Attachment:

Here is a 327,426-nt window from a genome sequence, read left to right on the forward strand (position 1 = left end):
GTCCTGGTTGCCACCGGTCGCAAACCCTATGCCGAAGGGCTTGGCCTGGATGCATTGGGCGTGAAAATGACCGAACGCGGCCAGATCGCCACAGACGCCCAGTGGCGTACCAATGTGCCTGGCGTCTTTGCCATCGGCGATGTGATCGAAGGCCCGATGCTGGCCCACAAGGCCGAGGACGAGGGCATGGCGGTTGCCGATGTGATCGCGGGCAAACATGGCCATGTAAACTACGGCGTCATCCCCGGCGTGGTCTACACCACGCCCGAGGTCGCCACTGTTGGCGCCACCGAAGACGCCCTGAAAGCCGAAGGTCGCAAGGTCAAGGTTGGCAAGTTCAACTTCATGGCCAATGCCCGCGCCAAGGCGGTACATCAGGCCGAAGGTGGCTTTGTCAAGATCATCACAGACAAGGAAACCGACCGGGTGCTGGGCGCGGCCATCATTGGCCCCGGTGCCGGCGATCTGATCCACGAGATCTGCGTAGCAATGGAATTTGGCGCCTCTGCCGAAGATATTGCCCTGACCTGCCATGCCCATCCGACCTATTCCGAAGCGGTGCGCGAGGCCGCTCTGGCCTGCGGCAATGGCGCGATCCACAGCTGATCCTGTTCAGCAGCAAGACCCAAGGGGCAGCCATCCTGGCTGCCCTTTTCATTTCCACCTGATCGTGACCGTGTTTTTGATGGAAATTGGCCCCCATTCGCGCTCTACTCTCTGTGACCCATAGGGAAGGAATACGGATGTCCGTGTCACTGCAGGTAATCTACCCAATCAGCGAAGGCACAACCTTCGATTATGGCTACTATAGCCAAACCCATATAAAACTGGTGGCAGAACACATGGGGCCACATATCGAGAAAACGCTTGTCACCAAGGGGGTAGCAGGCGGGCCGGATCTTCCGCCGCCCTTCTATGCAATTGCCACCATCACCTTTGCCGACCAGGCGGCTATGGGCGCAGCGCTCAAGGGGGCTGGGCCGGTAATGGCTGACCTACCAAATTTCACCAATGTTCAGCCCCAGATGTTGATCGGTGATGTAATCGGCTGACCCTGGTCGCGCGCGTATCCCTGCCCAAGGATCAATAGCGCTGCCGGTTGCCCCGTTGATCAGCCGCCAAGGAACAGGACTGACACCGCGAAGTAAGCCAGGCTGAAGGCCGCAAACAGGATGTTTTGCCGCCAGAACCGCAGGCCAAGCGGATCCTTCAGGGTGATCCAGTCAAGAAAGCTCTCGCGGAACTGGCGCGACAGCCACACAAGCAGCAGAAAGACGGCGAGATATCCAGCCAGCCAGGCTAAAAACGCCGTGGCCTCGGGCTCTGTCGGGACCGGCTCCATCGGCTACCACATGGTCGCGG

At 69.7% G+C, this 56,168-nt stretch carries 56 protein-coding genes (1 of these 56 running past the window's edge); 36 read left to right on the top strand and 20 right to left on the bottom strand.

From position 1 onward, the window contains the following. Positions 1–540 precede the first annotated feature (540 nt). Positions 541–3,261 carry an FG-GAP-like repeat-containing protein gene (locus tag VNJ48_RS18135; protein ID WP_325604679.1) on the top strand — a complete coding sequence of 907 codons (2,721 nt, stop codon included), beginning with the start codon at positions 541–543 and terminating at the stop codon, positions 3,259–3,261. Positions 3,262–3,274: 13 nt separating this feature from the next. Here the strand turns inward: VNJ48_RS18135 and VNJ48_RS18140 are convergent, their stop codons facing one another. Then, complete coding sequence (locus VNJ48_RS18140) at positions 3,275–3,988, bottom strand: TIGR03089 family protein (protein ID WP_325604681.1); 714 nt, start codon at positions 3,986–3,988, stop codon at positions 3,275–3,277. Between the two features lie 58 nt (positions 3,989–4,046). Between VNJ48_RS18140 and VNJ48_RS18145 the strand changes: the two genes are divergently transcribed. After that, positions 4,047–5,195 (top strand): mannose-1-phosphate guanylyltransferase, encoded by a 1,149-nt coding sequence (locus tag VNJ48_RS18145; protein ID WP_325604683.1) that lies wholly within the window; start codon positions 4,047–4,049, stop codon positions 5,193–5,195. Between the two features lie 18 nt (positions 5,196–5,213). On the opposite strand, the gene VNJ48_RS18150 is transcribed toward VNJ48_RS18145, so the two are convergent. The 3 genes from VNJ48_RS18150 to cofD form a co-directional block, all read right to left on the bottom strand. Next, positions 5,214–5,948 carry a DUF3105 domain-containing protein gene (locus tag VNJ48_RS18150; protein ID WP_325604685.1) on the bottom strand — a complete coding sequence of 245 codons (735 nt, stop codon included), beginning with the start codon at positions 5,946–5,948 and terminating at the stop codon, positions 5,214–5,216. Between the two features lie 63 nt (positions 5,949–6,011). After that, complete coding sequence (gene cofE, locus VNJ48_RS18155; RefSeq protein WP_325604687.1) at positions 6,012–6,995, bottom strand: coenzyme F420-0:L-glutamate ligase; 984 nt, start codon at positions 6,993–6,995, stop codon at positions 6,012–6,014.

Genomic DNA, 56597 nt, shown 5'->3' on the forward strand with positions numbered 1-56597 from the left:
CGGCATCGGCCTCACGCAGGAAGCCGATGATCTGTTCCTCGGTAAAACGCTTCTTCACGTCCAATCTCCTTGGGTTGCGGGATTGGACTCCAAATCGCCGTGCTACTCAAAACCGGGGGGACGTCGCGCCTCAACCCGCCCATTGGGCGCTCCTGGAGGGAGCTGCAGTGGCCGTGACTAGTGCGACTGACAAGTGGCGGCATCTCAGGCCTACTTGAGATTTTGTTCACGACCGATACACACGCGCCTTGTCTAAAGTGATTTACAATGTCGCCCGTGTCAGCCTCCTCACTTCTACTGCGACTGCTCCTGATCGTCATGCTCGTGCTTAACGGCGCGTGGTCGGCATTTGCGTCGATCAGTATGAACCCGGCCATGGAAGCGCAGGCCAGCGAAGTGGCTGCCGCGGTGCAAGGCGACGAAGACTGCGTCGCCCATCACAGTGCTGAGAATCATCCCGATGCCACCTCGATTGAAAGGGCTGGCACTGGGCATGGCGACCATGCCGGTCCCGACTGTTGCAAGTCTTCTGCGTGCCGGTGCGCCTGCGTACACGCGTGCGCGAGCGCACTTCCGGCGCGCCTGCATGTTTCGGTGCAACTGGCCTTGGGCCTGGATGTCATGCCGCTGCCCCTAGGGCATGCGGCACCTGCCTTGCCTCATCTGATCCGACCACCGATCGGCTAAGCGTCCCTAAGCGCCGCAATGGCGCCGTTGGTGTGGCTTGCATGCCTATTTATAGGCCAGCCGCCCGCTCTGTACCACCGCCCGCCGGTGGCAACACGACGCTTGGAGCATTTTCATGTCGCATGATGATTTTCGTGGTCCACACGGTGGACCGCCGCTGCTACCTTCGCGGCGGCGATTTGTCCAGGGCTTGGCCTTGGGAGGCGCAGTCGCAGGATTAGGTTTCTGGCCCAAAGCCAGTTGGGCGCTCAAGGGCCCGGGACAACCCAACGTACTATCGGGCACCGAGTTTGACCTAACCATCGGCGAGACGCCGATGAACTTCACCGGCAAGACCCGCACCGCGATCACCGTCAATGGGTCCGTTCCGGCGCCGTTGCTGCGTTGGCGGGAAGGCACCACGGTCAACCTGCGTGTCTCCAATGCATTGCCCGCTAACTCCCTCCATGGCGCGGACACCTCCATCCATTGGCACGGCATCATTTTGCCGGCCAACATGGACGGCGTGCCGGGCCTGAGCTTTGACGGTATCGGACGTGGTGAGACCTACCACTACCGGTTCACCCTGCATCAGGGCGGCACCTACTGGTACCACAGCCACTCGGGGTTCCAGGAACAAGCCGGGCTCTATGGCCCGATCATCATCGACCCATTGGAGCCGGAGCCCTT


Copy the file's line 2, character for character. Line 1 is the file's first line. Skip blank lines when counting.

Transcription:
GTCCTGGTTGCCACCGGTCGCAAACCCTATGCCGAAGGGCTTGGCCTGGATGCATTGGGCGTGAAAATGACCGAACGCGGCCAGATCGCCACAGACGCCCAGTGGCGTACCAATGTGCCTGGCGTCTTTGCCATCGGCGATGTGATCGAAGGCCCGATGCTGGCCCACAAGGCCGAGGACGAGGGCATGGCGGTTGCCGATGTGATCGCGGGCAAACATGGCCATGTAAACTACGGCGTCATCCCCGGCGTGGTCTACACCACGCCCGAGGTCGCCACTGTTGGCGCCACCGAAGACGCCCTGAAAGCCGAAGGTCGCAAGGTCAAGGTTGGCAAGTTCAACTTCATGGCCAATGCCCGCGCCAAGGCGGTACATCAGGCCGAAGGTGGCTTTGTCAAGATCATCACAGACAAGGAAACCGACCGGGTGCTGGGCGCGGCCATCATTGGCCCCGGTGCCGGCGATCTGATCCACGAGATCTGCGTAGCAATGGAATTTGGCGCCTCTGCCGAAGATATTGCCCTGACCTGCCATGCCCATCCGACCTATTCCGAAGCGGTGCGCGAGGCCGCTCTGGCCTGCGGCAATGGCGCGATCCACAGCTGATCCTGTTCAGCAGCAAGACCCAAGGGGCAGCCATCCTGGCTGCCCTTTTCATTTCCACCTGATCGTGACCGTGTTTTTGATGGAAATTGGCCCCCATTCGCGCTCTACTCTCTGTGACCCATAGGGAAGGAATACGGATGTCCGTGTCACTGCAGGTAATCTACCCAATCAGCGAAGGCACAACCTTCGATTATGGCTACTATAGCCAAACCCATATAAAACTGGTGGCAGAACACATGGGGCCACATATCGAGAAAACGCTTGTCACCAAGGGGGTAGCAGGCGGGCCGGATCTTCCGCCGCCCTTCTATGCAATTGCCACCATCACCTTTGCCGACCAGGCGGCTATGGGCGCAGCGCTCAAGGGGGCTGGGCCGGTAATGGCTGACCTACCAAATTTCACCAATGTTCAGCCCCAGATGTTGATCGGTGATGTAATCGGCTGACCCTGGTCGCGCGCGTATCCCTGCCCAAGGATCAATAGCGCTGCCGGTTGCCCCGTTGATCAGCCGCCAAGGAACAGGACTGACACCGCGAAGTAAGCCAGGCTGAAGGCCGCAAACAGGATGTTTTGCCGCCAGAACCGCAGGCCAAGCGGATCCTTCAGGGTGATCCAGTCAAGAAAGCTCTCGCGGAACTGGCGCGACAGCCACACAAGCAGCAGAAAGACGGCGAGATATCCAGCCAGCCAGGCTAAAAACGCCGTGGCCTCGGGCTCTGTCGGGACCGGCTCCATCGGCTACCACATGGTCGCGG